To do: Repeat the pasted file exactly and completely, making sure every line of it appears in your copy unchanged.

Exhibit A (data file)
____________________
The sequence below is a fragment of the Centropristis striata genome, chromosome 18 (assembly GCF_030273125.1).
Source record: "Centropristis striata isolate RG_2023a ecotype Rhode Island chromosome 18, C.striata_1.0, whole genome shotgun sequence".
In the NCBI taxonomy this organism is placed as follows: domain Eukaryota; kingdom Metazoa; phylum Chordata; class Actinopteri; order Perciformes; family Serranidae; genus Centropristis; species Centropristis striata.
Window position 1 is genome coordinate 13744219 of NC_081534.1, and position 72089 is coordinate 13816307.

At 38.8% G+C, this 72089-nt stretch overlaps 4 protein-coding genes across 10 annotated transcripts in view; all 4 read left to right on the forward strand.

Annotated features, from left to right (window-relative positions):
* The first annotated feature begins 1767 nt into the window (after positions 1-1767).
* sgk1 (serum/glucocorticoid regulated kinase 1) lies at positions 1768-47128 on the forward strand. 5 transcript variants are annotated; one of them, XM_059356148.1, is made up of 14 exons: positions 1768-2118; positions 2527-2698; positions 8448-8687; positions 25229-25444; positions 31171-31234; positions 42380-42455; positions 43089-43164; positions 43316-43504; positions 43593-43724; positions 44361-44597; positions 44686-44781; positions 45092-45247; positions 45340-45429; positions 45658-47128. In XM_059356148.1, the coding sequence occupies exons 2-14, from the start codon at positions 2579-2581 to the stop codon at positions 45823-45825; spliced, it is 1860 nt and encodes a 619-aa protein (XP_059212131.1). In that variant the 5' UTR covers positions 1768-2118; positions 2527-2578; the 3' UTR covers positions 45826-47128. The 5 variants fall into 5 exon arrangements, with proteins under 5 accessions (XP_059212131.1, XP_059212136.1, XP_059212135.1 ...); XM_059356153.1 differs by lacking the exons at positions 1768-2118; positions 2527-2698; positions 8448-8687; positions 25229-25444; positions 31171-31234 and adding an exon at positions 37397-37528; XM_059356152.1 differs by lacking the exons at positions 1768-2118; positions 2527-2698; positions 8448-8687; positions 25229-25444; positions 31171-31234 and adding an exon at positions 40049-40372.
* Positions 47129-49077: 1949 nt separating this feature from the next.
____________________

The sequence below is a fragment of the Centropristis striata genome, chromosome 18 (assembly GCF_030273125.1).
Source record: "Centropristis striata isolate RG_2023a ecotype Rhode Island chromosome 18, C.striata_1.0, whole genome shotgun sequence".
In the NCBI taxonomy this organism is placed as follows: domain Eukaryota; kingdom Metazoa; phylum Chordata; class Actinopteri; order Perciformes; family Serranidae; genus Centropristis; species Centropristis striata.
Window position 1 is genome coordinate 13744219 of NC_081534.1, and position 72089 is coordinate 13816307.

At 38.8% G+C, this 72089-nt stretch overlaps 4 protein-coding genes across 10 annotated transcripts in view; all 4 read left to right on the forward strand.

Annotated features, from left to right (window-relative positions):
* The first annotated feature begins 1767 nt into the window (after positions 1-1767).
* sgk1 (serum/glucocorticoid regulated kinase 1) lies at positions 1768-47128 on the forward strand. 5 transcript variants are annotated; one of them, XM_059356148.1, is made up of 14 exons: positions 1768-2118; positions 2527-2698; positions 8448-8687; positions 25229-25444; positions 31171-31234; positions 42380-42455; positions 43089-43164; positions 43316-43504; positions 43593-43724; positions 44361-44597; positions 44686-44781; positions 45092-45247; positions 45340-45429; positions 45658-47128. In XM_059356148.1, the coding sequence occupies exons 2-14, from the start codon at positions 2579-2581 to the stop codon at positions 45823-45825; spliced, it is 1860 nt and encodes a 619-aa protein (XP_059212131.1). In that variant the 5' UTR covers positions 1768-2118; positions 2527-2578; the 3' UTR covers positions 45826-47128. The 5 variants fall into 5 exon arrangements, with proteins under 5 accessions (XP_059212131.1, XP_059212136.1, XP_059212135.1 ...); XM_059356153.1 differs by lacking the exons at positions 1768-2118; positions 2527-2698; positions 8448-8687; positions 25229-25444; positions 31171-31234 and adding an exon at positions 37397-37528; XM_059356152.1 differs by lacking the exons at positions 1768-2118; positions 2527-2698; positions 8448-8687; positions 25229-25444; positions 31171-31234 and adding an exon at positions 40049-40372.
* Positions 47129-49077: 1949 nt separating this feature from the next.